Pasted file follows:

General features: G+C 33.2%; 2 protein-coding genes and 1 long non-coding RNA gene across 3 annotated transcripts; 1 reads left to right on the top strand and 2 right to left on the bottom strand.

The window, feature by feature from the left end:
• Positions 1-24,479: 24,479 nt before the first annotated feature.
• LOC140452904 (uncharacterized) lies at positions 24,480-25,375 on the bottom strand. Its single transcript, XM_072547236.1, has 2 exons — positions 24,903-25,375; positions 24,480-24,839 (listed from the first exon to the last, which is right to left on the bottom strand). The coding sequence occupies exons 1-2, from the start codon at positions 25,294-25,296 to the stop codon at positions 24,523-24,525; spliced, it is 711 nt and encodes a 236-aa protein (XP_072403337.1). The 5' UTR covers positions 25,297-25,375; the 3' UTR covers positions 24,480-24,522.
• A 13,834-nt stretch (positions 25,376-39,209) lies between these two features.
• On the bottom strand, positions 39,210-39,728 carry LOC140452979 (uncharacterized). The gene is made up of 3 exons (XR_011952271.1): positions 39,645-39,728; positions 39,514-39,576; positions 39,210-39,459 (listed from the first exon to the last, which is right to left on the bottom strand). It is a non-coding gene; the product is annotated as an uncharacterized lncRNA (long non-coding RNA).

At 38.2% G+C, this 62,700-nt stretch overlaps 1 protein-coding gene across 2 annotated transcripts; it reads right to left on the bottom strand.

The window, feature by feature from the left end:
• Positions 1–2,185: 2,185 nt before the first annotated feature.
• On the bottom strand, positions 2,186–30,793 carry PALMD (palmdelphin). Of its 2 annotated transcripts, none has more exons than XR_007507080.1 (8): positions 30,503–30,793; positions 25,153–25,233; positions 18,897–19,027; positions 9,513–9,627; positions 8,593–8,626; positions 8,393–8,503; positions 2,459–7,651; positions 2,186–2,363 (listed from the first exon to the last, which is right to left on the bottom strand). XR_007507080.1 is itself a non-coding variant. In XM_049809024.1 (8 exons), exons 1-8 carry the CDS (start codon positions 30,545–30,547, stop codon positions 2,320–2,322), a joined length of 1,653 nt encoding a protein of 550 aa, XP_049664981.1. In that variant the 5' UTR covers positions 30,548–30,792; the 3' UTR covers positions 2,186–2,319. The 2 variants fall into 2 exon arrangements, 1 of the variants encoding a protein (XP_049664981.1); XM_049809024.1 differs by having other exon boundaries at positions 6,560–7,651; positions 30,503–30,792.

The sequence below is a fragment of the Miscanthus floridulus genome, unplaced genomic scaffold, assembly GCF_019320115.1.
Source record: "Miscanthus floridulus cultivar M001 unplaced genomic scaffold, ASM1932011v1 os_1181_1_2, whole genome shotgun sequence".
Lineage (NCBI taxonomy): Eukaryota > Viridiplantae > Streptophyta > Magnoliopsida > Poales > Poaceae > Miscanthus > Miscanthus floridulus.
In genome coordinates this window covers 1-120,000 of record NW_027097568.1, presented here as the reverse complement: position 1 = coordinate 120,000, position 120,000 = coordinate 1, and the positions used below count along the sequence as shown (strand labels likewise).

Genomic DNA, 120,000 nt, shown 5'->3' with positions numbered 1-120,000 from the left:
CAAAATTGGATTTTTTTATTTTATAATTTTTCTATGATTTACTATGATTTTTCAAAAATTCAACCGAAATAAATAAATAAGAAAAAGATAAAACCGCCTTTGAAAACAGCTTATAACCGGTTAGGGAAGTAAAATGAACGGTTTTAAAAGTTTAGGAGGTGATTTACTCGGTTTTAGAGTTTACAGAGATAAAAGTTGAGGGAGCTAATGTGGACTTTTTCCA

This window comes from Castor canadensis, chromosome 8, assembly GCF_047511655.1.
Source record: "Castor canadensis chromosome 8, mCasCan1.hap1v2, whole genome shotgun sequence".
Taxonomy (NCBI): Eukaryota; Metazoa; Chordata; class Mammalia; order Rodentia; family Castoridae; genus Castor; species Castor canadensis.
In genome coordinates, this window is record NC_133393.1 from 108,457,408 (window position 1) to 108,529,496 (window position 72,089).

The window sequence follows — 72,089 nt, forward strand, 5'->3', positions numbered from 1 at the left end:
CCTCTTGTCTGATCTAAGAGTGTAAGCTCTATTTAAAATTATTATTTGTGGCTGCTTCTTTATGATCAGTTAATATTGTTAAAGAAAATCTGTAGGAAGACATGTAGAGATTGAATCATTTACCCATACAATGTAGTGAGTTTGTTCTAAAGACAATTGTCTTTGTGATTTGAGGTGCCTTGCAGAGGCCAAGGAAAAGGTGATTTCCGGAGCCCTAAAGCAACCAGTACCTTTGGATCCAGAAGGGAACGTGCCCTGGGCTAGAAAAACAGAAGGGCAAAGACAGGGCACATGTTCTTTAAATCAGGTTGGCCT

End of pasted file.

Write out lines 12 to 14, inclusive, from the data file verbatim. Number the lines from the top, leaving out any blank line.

Source record: "Miscanthus floridulus cultivar M001 unplaced genomic scaffold, ASM1932011v1 os_1181_1_2, whole genome shotgun sequence".
Lineage (NCBI taxonomy): Eukaryota > Viridiplantae > Streptophyta > Magnoliopsida > Poales > Poaceae > Miscanthus > Miscanthus floridulus.
In genome coordinates this window covers 1-120,000 of record NW_027097568.1, presented here as the reverse complement: position 1 = coordinate 120,000, position 120,000 = coordinate 1, and the positions used below count along the sequence as shown (strand labels likewise).